The Bank of Canada (BOC) is expected to be one of the first major central banks to cut interest rates in response to concerns about the spread of the Coronavirus and the potentially negative effects on global growth performance.
Analysts are expecting to see an interest rate cut on Wednesday’s monetary policy meeting, with expectations of a 25-basis points slash to 1.50 percent.
This comes as markets are weighing on Canadian interest rates cut before the end of the year, in line with the Fed's expectations that have escalated in the past few days.
Several factors may contribute to the Central Bank of Canada's reining in its current rate cuts, most notably the possibility of a return to political turmoil with a negative impact on Canada's economy.
Looking ahead, investors in the financial markets and monetary policy makers in the world's major central banks are growing concerns about the expected damage to global growth caused by the spread of Coronavirus, increasing the likelihood of Canadian interest cuts.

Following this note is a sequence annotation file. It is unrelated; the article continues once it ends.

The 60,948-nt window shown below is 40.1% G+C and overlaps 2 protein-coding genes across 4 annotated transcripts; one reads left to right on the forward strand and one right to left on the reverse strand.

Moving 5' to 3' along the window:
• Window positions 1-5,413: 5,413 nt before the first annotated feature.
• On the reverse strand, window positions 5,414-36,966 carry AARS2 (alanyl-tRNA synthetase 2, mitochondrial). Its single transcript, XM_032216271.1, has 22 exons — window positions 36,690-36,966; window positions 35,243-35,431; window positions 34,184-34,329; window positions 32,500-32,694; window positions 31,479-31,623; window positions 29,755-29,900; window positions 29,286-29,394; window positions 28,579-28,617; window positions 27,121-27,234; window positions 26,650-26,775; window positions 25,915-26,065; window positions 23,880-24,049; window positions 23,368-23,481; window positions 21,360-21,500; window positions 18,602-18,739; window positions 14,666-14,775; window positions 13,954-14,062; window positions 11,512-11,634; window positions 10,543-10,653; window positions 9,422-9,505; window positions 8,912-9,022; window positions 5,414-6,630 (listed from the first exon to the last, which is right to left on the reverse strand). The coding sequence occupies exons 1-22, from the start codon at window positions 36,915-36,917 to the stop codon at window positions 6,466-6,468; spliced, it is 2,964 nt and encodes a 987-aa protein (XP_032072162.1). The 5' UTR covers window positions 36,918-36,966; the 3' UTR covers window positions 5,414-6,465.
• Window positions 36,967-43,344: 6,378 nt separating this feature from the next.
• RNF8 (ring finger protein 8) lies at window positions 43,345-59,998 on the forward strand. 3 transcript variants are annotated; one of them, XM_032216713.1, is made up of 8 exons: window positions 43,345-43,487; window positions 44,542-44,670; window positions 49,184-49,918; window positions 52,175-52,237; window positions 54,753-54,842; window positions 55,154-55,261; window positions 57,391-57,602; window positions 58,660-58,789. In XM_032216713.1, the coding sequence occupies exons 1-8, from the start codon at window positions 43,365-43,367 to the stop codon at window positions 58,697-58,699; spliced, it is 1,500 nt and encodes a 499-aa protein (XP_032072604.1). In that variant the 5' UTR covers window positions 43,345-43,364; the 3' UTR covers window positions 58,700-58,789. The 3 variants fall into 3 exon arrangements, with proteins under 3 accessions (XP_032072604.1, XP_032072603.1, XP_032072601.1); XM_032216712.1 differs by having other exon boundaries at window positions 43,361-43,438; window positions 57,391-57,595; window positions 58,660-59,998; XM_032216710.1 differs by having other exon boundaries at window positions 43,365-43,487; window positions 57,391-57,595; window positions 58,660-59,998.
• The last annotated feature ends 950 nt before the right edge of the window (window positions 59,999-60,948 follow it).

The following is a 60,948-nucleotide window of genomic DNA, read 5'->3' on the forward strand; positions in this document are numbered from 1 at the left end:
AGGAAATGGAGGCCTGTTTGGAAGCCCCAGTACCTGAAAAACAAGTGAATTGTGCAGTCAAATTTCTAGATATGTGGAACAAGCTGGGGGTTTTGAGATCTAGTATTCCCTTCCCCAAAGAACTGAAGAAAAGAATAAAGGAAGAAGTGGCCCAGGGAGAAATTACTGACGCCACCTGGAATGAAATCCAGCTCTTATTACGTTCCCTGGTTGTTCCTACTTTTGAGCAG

There is nothing to prevent monetary authorities from cutting interest rates, although there have been no recent views from leading analysts and market-related institutions that favor Canadian interest rate cuts.
However, rising expectations of a Federal Reserve cut over the past few weeks may push the BOC governor Stephen Poloz to cut interest rates on Wednesday to ensure that Canadian interest rates follow the direction dictated by the Federal Reserve.
As he has recently stressed more than once on the possibility of moving interest swells or fall at any time in accordance with the latest developments in the political and economic arena or in the global economy and the international political scene.
Canada's January interest statement was characterized by a cautiously optimistic language, both in terms of developments in the global economy and in domestic economic conditions, which is likely to be that the central bank does not adopt an unconditional language of optimism to leave the door open to all scenarios regarding the future course of monetary policy.
It is worth mentioning that the Reserve Bank of Australia slashed its
cash rate by 25 basis points to 0.50 percent on Tuesday, while the Federal Reserve
surprised market by a 50-basis point interest rate cut.